Nassau County authorities will not bring criminal charges in the July 4 sinking of a crowded pleasure boat that left three children dead.
District Attorney Kathleen Rice's office said Thursday there is insufficient evidence to mount a criminal prosecution in the case.
The July 4, 2012 sinking took the lives of three children, Victoria Gaines, Harley Treanor and David Aureliano, who were aboard the Kandi Won when it capsized and sank off Oyster Bay. The 34-foot Silverton cruiser had 27 people onboard, including 10 children, when it capsized and sank in the dark following a fireworks display.
"The Office of the District Attorney has determined that no criminal charges are appropriate," said D.A. spokesman John Byrne. "The investigation uncovered a unique combination of circumstances that led to this specific boat’s capsizing."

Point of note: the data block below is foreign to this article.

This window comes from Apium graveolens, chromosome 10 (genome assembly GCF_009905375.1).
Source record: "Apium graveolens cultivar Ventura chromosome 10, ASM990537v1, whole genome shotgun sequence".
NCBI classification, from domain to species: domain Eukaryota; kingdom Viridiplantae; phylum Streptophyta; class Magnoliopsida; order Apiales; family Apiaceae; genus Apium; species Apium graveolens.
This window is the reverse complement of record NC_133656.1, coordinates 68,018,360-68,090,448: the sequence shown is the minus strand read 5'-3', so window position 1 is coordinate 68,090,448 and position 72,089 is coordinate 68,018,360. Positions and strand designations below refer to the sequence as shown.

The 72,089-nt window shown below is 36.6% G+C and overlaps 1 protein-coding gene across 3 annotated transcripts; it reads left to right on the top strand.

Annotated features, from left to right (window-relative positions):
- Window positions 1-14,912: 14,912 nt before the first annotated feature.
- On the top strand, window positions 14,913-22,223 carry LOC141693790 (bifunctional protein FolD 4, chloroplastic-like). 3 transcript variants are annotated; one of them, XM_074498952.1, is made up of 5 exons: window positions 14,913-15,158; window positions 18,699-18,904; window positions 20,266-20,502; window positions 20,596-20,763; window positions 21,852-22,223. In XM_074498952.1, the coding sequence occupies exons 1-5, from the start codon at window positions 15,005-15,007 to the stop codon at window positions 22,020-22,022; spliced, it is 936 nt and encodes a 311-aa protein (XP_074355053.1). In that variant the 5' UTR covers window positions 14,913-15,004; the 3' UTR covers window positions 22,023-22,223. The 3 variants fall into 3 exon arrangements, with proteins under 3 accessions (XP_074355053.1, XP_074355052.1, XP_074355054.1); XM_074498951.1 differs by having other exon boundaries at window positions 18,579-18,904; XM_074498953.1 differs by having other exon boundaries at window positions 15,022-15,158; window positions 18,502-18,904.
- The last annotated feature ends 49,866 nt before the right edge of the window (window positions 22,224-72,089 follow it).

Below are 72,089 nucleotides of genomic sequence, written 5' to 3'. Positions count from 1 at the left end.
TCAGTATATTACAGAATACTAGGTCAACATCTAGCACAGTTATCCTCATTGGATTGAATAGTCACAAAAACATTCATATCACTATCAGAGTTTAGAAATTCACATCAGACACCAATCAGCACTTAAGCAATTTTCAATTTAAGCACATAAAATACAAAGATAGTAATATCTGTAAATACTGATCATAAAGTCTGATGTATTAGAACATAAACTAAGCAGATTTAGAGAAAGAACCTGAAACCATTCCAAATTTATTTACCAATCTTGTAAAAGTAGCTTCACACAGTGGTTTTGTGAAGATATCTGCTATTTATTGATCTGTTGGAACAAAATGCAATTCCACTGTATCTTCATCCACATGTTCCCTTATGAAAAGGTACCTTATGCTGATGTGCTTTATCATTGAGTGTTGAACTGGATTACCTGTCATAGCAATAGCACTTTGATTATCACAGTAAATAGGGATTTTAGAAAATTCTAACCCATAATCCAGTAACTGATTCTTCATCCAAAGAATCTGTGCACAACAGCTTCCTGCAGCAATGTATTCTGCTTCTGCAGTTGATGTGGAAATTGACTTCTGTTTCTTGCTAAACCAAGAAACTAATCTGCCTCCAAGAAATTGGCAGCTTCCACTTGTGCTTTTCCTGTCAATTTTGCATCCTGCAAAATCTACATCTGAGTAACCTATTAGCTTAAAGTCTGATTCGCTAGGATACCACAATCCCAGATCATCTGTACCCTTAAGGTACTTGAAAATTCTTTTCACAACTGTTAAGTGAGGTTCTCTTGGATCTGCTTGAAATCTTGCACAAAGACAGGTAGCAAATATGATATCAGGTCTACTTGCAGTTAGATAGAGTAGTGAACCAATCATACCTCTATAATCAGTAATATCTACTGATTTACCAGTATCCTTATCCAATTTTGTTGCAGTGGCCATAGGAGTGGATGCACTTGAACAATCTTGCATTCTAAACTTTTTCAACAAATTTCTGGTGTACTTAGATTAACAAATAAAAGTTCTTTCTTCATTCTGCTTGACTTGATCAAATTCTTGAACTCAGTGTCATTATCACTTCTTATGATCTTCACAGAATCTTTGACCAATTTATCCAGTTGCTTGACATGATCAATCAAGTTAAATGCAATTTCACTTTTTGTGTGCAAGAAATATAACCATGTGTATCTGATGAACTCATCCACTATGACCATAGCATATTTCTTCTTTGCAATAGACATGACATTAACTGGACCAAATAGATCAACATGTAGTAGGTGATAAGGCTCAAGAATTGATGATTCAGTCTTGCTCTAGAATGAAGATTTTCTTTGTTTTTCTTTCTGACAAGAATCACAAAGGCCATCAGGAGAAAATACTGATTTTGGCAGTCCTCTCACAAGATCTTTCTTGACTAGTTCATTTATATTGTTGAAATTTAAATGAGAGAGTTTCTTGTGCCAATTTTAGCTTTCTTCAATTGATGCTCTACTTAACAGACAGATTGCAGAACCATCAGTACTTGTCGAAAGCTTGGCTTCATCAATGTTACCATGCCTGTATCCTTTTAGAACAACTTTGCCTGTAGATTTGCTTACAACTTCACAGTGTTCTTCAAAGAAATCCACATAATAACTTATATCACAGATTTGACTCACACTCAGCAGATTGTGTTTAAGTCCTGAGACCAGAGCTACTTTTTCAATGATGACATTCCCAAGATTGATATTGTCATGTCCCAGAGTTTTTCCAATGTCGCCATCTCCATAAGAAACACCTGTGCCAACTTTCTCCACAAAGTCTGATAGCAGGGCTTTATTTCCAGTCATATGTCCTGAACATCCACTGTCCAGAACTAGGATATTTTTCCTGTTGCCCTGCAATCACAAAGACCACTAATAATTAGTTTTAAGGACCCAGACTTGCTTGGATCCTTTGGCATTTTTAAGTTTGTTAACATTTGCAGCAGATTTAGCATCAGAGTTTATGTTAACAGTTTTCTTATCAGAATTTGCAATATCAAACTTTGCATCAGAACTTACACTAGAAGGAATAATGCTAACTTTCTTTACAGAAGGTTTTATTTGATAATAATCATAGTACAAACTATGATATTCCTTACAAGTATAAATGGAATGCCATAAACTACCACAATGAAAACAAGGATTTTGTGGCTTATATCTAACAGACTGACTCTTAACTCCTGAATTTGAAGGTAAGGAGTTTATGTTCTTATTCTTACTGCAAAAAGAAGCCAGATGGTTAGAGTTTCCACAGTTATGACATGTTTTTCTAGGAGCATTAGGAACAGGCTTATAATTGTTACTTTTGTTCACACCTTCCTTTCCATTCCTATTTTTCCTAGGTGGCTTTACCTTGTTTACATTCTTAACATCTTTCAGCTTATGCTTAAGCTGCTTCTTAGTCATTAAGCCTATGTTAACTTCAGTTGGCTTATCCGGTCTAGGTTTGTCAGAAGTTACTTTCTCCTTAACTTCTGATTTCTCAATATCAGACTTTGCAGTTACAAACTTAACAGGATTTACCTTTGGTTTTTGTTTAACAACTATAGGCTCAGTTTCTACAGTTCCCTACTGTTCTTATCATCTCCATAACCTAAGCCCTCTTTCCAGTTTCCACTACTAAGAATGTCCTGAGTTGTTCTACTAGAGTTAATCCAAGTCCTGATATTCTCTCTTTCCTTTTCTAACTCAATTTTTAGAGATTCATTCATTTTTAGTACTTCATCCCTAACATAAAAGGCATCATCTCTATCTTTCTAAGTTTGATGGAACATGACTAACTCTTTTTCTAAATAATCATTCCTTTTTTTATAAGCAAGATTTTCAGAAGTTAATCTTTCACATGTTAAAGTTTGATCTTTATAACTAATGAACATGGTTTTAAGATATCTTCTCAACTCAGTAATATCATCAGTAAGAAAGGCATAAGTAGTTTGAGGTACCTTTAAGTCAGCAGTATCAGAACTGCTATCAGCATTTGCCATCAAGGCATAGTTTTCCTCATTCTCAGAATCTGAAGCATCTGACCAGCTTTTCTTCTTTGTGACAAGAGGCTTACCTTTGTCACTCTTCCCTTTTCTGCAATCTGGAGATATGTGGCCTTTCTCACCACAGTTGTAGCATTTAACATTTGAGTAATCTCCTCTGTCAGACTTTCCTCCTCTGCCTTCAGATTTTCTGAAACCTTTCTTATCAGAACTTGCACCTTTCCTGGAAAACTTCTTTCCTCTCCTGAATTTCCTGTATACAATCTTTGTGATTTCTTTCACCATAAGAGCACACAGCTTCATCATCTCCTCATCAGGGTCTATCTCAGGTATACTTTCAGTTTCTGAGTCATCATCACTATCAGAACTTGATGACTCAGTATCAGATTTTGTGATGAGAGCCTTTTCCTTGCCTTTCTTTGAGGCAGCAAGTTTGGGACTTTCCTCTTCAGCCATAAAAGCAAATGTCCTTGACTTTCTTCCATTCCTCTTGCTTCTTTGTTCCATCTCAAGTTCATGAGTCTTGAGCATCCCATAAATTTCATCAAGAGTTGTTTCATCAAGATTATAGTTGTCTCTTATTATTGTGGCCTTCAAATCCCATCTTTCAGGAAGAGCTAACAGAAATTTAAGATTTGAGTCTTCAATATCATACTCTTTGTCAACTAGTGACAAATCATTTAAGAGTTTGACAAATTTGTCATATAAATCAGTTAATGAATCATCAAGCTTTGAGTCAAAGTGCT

Byrne said the seven-month investigation also uncovered gaping holes in the maritime regulatory system and "contributory design flaws in the vessel."
"The combination of these factors proved to be deadly but cannot support criminal charges that require proof beyond reasonable doubt," Byrne said.
Newsday quoted an unnamed source "with knowledge of the investigation," saying preliminary tests showed no major problems with the boat or its equipment, further investigation showed it was both unstable and unseaworthy.
Lawyers for the families involved expect civil lawsuits, Newsday reported.
Lisa Gaines, Victoria's mother, said she would have "no comment at this time."
The 34-foot Silverton cruiser, named Kandi Won, had 27 people onboard, at least 10 of them children, when it capsized near the mouth of Oyster Bay on the way back to Huntington after a fireworks display.
The DA’s office intends to issue a comprehensive report of the sinking and will offer recommendations at a later time, he said.